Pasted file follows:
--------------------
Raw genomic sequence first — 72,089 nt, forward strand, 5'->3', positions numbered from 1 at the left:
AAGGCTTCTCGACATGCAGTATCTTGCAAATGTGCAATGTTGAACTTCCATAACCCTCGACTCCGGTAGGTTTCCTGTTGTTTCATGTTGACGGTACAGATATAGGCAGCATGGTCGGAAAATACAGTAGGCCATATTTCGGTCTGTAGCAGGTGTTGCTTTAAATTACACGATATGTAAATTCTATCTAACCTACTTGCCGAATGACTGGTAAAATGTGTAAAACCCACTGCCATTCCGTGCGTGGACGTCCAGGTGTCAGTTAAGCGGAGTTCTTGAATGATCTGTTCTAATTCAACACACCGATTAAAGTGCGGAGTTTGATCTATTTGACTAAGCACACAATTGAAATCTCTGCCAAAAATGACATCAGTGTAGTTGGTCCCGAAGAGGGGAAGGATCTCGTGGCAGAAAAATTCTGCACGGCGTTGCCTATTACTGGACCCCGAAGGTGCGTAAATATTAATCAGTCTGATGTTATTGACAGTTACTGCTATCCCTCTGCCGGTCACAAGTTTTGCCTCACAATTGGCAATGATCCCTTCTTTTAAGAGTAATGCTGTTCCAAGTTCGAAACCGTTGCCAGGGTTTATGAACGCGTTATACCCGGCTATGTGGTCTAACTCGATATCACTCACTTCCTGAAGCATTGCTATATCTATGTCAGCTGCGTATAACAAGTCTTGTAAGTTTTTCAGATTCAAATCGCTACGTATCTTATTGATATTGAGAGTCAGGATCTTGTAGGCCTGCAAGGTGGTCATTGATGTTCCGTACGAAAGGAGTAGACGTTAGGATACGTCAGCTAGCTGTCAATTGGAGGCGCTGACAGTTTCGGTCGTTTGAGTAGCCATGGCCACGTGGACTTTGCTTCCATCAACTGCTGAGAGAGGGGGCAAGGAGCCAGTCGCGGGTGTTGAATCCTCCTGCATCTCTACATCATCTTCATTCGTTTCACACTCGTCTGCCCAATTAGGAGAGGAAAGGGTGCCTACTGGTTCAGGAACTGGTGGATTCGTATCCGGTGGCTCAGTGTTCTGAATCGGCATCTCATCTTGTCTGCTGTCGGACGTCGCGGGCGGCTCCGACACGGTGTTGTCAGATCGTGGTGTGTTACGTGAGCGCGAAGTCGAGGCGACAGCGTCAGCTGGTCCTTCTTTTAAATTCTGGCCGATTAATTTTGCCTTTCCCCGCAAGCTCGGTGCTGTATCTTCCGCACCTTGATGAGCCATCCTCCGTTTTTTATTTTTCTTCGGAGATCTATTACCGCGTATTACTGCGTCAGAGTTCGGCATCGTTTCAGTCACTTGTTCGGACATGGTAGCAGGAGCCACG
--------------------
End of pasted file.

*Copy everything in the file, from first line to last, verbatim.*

Raw genomic sequence first — 72,089 nt, forward strand, 5'->3', positions numbered from 1 at the left:
AAGGCTTCTCGACATGCAGTATCTTGCAAATGTGCAATGTTGAACTTCCATAACCCTCGACTCCGGTAGGTTTCCTGTTGTTTCATGTTGACGGTACAGATATAGGCAGCATGGTCGGAAAATACAGTAGGCCATATTTCGGTCTGTAGCAGGTGTTGCTTTAAATTACACGATATGTAAATTCTATCTAACCTACTTGCCGAATGACTGGTAAAATGTGTAAAACCCACTGCCATTCCGTGCGTGGACGTCCAGGTGTCAGTTAAGCGGAGTTCTTGAATGATCTGTTCTAATTCAACACACCGATTAAAGTGCGGAGTTTGATCTATTTGACTAAGCACACAATTGAAATCTCTGCCAAAAATGACATCAGTGTAGTTGGTCCCGAAGAGGGGAAGGATCTCGTGGCAGAAAAATTCTGCACGGCGTTGCCTATTACTGGACCCCGAAGGTGCGTAAATATTAATCAGTCTGATGTTATTGACAGTTACTGCTATCCCTCTGCCGGTCACAAGTTTTGCCTCACAATTGGCAATGATCCCTTCTTTTAAGAGTAATGCTGTTCCAAGTTCGAAACCGTTGCCAGGGTTTATGAACGCGTTATACCCGGCTATGTGGTCTAACTCGATATCACTCACTTCCTGAAGCATTGCTATATCTATGTCAGCTGCGTATAACAAGTCTTGTAAGTTTTTCAGATTCAAATCGCTACGTATCTTATTGATATTGAGAGTCAGGATCTTGTAGGCCTGCAAGGTGGTCATTGATGTTCCGTACGAAAGGAGTAGACGTTAGGATACGTCAGCTAGCTGTCAATTGGAGGCGCTGACAGTTTCGGTCGTTTGAGTAGCCATGGCCACGTGGACTTTGCTTCCATCAACTGCTGAGAGAGGGGGCAAGGAGCCAGTCGCGGGTGTTGAATCCTCCTGCATCTCTACATCATCTTCATTCGTTTCACACTCGTCTGCCCAATTAGGAGAGGAAAGGGTGCCTACTGGTTCAGGAACTGGTGGATTCGTATCCGGTGGCTCAGTGTTCTGAATCGGCATCTCATCTTGTCTGCTGTCGGACGTCGCGGGCGGCTCCGACACGGTGTTGTCAGATCGTGGTGTGTTACGTGAGCGCGAAGTCGAGGCGACAGCGTCAGCTGGTCCTTCTTTTAAATTCTGGCCGATTAATTTTGCCTTTCCCCGCAAGCTCGGTGCTGTATCTTCCGCACCTTGATGAGCCATCCTCCGTTTTTTATTTTTCTTCGGAGATCTATTACCGCGTATTACTGCGTCAGAGTTCGGCATCGTTTCAGTCACTTGTTCGGACATGGTAGCAGGAGCCACG